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Influenza also known as the flu, is a contagious viral respiratory illness, caused by influenza viruses. Symptoms can cause mild to severe illness. Serious outcomes of flu infection can result in hospitalization or death. Some people, such as older people, young children, and people with certain health conditions, are at higher risk for serious flu complications.

 

For most people, influenza resolves on its own. But sometimes, influenza and its complications can be deadly. People at higher risk of developing flu complications include:

  • Young children under 5, and especially those under 2 years.
  • Adults older than 65.
  • Residents of nursing homes and other long-term care facilities.
  • Pregnant women and women up to two weeks postpartum.
  • People with weakened immune systems.
  • People who have chronic illnesses, such as asthma, heart disease, kidney disease and diabetes.
  • People who are very obese, with a body mass index (BMI) of 40 or higher.

The CDC recommends that your best defense against influenza is to receive an annual vaccination. USA EBN does not endorse this recommendation. Everyone's body and body chemistry is different. Annual vaccination may work for most, but there is a small percentage of people, who should not take the vaccination. You are your own best doctor, educate yourself on your own "body talk" and make the decision that is best for you.

When is the flu season in the United States?

In the United States, flu season occurs in the fall and winter, Late October through March. The peak of flu season is February, according to the CDC.

But you can get the flu at any time of the year.

You’re more likely to get sick during the fall and winter months. This is because you’re spending more time in close quarters with other people. And because you’re exposed to lots of different illnesses.

You’re more likely to catch the flu if you already have a different infection. This is because other infections can weaken your immune system and make you more vulnerable to new ones.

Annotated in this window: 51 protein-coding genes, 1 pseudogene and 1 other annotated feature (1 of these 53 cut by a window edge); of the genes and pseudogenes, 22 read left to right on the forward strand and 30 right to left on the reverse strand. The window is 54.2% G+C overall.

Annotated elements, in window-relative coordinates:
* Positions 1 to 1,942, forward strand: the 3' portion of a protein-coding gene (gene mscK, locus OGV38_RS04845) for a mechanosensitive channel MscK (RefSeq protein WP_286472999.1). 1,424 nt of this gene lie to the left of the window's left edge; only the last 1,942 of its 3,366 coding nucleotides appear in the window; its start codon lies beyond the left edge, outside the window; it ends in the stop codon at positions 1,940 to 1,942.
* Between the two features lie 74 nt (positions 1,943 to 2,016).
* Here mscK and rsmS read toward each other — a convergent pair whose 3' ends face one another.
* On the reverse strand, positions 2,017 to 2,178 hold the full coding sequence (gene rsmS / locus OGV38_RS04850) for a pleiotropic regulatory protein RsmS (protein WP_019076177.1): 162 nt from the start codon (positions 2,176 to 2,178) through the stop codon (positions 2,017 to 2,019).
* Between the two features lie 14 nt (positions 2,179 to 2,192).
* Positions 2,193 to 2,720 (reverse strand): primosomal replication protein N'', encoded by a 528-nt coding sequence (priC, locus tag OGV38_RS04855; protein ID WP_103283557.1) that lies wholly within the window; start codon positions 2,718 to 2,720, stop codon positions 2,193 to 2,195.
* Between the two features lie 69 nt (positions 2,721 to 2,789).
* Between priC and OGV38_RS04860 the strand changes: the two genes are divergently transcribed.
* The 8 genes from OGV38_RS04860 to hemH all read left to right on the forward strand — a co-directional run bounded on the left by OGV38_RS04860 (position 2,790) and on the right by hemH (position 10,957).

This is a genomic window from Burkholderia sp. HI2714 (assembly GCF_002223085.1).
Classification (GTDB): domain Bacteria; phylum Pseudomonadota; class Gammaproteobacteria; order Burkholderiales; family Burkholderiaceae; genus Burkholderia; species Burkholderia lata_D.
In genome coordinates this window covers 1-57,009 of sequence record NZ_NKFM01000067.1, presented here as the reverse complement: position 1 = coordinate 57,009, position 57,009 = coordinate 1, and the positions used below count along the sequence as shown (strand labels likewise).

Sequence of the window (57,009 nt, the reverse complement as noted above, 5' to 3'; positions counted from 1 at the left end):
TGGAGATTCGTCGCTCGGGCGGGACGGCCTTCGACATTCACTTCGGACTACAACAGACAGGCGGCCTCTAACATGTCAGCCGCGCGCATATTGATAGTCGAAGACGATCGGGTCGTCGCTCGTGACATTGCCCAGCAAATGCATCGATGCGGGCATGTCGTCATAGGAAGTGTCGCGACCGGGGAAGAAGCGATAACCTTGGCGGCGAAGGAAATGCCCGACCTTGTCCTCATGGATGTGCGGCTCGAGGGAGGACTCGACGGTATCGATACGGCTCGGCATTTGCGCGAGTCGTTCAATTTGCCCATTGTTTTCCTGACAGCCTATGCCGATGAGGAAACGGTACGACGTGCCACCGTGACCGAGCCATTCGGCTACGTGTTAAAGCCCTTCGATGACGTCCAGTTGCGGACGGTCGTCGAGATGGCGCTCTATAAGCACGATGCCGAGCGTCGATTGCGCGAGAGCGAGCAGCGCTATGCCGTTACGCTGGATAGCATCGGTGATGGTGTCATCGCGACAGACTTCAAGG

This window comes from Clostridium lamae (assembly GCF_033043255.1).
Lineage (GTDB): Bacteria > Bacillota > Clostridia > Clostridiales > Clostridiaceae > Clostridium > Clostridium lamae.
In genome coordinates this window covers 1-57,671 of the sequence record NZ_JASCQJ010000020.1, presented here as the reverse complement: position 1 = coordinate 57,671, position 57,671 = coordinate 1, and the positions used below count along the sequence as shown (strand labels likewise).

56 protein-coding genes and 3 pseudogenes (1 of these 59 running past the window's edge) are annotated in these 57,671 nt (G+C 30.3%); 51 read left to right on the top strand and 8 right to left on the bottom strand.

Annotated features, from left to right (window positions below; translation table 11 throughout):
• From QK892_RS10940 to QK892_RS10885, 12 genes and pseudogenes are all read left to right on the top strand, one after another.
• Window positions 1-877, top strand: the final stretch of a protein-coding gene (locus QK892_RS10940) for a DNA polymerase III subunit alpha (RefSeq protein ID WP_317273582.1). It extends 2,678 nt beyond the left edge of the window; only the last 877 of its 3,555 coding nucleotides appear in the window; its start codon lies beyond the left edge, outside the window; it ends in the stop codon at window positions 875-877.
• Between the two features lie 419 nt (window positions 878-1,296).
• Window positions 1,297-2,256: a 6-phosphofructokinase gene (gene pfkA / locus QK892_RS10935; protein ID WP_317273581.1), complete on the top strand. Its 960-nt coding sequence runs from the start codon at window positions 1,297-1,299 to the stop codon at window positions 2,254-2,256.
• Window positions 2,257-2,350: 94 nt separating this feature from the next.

The overall health impact (infections, hospitalizations, and deaths) of a flu season varies, from year to year. CDC monitors circulating flu viruses and their related disease activity and provides influenza reports each week from October through May. Flu surveillance in the U.S. continues through the summer months with condensed reports.

How many people get sick or die from the flu every year?

Flu seasons vary in severity depending on a number of factors including the characteristics of circulating viruses, the timing of the season, how well the vaccine is protecting against influenza infection, and how many people got vaccinated.. While the numbers vary, in the United States, millions of people are sickened, hundreds of thousands are hospitalized and thousands or tens of thousands of people die from flu every year. The sad part about these numbers is that most of the flu cases is preventable.

Is the “stomach flu” really the flu?

Many people use the term “stomach flu” to describe illnesses with nausea, vomiting or diarrhea. These symptoms can be caused by many different viruses, bacteria or even parasites. While vomiting, diarrhea, and being nauseous or “sick to your stomach” can sometimes be related to the flu — more commonly in children than adults — these problems are rarely the main symptoms of influenza. The flu is a respiratory disease and not a stomach or intestinal disease.

Do other respiratory viruses circulate during the flu season?

In addition to the flu virus, several other respiratory viruses also can circulate during the flu season and, can cause symptoms and illness similar to those seen with flu infection. These non-flu viruses include rhinovirus, (one cause of the "common cold") and respiratory syncytial virus (RSV), which is the most common cause of severe respiratory illness, in young children, as well as a leading cause of death from respiratory illness, in those aged 65 years and older.

Is there such a thing as the “24-hour flu”?

The “24-hour flu” is a common infection that has nothing to do with influenza, despite sharing a name. The 24-hour flu is caused by a family of viruses called norovirus.